Patric Glaubke has been around the Stockholm bar scene for quite a while, and worked at a number of the most prestigious establishments. Around a year ago he was offered the opportunity to become bar manager at First Hotel Reisen and it was an easy choice. With a new cocktail menu launching any day now, I’m sure it will be well received by connoisseurs from both near and afar.
Without further delay, here’s a little Q&A with Patric which I hope you’ll enjoy!
What made you pursue a career in hospitality and how did you get your first bartender job?
I’ve always had a good hand with people and when I was done with school I was offered a job at a home appliances store where I got in touch with costumers of all kind. Eventually I felt I needed to switch those boring appliances for something else and when I got offered a job by a friend of mine at one of the bars at the airport I started there. This was in 2004 and you were still allowed to smoke in bars and restaurants. 🙂
Where are you originally from, and how did you end up at Reisen?
I was born here in Stockholm and after various bars, nightclubs, cocktail bars and hotels I got offered to take over the bar at Reisen in April 2016.
Can you describe the forthcoming cocktail concept at Reisen and the story behind it?
The concept will be cut into four different categories with a bunch of cocktails in each category. Each category will be inspired by different types of cocktails or mixing techniques and made with our own twist or house-made ingredients. We also want to tie down the heritage of Reisen being a well established cocktail bar in one of the most iconic parts of the city and try to keep the “Old Town” spirit. A little flirt with the past.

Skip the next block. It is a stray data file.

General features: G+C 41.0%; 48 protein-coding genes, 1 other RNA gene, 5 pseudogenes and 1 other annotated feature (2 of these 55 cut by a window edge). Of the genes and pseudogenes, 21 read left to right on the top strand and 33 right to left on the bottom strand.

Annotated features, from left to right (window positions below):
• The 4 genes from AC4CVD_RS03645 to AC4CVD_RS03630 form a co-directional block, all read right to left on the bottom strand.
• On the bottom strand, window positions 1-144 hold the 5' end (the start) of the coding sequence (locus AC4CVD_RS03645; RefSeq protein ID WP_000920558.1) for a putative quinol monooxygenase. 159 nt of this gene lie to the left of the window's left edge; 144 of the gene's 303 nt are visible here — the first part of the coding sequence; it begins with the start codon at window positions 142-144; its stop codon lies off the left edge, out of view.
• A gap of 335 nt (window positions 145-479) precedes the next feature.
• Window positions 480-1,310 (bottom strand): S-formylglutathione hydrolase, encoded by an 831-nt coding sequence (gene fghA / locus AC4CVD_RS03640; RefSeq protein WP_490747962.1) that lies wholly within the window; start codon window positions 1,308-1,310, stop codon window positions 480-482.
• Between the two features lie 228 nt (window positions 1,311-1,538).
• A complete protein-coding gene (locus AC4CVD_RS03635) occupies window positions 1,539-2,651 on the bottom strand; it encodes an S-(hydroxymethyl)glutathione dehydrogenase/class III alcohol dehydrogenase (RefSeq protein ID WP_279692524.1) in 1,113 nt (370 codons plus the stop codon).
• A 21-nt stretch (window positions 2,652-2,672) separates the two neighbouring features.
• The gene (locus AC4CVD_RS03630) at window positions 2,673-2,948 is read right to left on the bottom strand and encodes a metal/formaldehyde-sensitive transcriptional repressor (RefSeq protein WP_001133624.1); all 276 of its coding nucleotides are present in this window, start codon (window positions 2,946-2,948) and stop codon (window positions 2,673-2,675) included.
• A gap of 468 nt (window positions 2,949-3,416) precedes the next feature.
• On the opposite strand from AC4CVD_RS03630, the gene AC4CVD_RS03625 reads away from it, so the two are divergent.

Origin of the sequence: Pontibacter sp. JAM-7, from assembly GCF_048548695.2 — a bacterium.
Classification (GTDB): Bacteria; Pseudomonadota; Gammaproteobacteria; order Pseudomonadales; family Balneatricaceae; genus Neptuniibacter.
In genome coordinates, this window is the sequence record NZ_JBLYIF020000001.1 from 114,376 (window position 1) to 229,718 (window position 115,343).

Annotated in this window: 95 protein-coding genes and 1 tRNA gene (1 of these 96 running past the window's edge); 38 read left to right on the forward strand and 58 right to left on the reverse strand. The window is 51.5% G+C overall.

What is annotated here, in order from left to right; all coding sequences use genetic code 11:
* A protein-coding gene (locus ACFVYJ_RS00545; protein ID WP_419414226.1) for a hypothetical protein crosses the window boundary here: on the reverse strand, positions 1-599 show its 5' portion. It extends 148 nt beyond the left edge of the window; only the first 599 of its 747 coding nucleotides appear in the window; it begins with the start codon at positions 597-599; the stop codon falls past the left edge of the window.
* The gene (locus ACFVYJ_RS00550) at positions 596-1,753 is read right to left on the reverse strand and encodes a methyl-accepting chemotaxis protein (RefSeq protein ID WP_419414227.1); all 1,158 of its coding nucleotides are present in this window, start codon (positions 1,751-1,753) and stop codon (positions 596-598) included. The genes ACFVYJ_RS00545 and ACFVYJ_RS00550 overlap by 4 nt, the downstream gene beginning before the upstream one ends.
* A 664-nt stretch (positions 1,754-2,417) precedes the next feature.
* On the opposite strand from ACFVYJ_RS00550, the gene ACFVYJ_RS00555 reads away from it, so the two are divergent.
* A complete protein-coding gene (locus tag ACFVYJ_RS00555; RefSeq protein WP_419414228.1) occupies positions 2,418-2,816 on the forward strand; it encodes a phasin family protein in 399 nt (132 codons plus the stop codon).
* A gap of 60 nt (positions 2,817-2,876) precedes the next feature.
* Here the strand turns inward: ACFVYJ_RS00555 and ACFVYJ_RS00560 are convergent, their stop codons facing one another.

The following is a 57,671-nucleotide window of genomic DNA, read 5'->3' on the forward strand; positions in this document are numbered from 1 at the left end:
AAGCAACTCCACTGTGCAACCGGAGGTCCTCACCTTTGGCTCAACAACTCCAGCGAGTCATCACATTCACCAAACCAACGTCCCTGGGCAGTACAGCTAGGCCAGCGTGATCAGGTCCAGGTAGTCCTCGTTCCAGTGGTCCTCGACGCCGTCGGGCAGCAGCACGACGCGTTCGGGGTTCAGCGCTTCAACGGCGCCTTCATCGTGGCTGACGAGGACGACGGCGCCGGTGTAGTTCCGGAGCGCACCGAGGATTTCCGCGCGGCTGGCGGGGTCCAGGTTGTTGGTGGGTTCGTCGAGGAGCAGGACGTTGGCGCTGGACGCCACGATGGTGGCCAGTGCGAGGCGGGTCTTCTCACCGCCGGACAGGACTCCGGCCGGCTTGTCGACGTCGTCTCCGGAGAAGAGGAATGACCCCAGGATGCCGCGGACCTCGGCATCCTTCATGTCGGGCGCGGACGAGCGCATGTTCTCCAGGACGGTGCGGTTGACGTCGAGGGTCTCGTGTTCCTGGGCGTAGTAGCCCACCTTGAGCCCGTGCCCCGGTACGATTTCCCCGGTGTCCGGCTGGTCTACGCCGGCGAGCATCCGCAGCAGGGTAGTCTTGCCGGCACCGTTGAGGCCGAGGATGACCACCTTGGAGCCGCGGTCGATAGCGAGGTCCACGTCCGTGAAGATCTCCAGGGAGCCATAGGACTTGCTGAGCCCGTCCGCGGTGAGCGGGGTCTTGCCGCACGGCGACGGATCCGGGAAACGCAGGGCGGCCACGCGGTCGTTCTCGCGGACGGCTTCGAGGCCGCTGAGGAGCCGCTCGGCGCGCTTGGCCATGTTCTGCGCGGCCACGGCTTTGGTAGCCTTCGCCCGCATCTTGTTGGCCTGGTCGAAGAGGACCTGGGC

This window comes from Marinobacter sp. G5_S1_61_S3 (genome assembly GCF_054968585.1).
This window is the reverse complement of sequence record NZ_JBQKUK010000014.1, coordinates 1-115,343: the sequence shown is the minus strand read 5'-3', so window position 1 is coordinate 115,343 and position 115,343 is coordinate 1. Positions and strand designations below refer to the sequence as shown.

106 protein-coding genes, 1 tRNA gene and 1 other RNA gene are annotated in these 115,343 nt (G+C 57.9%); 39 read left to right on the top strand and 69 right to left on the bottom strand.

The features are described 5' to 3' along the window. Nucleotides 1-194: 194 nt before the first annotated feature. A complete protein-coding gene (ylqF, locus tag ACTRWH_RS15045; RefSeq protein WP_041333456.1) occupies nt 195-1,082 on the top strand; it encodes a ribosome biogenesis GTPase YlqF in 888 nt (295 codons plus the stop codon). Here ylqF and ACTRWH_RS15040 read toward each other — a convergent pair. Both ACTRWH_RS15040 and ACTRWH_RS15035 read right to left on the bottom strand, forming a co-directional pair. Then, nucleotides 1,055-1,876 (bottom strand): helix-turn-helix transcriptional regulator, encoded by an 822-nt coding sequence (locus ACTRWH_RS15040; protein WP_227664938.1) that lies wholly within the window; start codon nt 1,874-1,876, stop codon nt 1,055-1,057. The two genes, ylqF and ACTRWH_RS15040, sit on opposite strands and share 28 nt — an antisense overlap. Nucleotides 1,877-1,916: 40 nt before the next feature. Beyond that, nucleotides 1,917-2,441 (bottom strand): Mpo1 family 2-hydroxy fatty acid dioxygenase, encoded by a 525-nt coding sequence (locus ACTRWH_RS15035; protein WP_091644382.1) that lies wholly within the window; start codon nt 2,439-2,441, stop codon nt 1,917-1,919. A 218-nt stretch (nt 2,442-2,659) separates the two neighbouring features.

You recently started a pop-up concept together with Anti-Saloon League Sthlm, can you tell us about the first event and what’s to expect in the future?
I’d be happy to! The first event was a pop-up bar by The Commodore Room from Karlsruhe, Germany. We wanted them to come here, set up their bar, doing their thing but in our characteristic, hidden bar – speakeasy style and for one night only. We wanted to create an amazing atmosphere in one of the most iconic parts of Stockholm. The cocktail menu was five cocktails only and made by the guys from Commodore Room. The theme of the night was Merlet Cognac. I couldn’t say anything else that the night was a success! We’re already working on the next event, but as for now we don’t want to give away too much… All I can say is that it’s going to be at least as exciting as the previous one. Maybe even better…
Which place/places has/have been most important regarding your knowledge and skills?
Two places, but in totally different ways. I was working at this nightclub in Stockholm where I got to pick up a lot of speed that has been really useful later, but it was actually at Marcus Samuelsson’s restaurant Aquavit here in Stockholm in 2009 where my interest for cocktails really boosted. And wow: the bar team we had back then! It was a real dream team!
Which is your favourite and least favourite drink to make and why?
My favourite to make is definitely the Sazerac! When you get an order for a Sazerac, you know that the customer you’ve got in front of you knows his or her taste. The worst – Mojito. I just don’t get what the fuzz is about. Not to mention Hot Shots. Not even touching those…
How would you describe the perfect customer?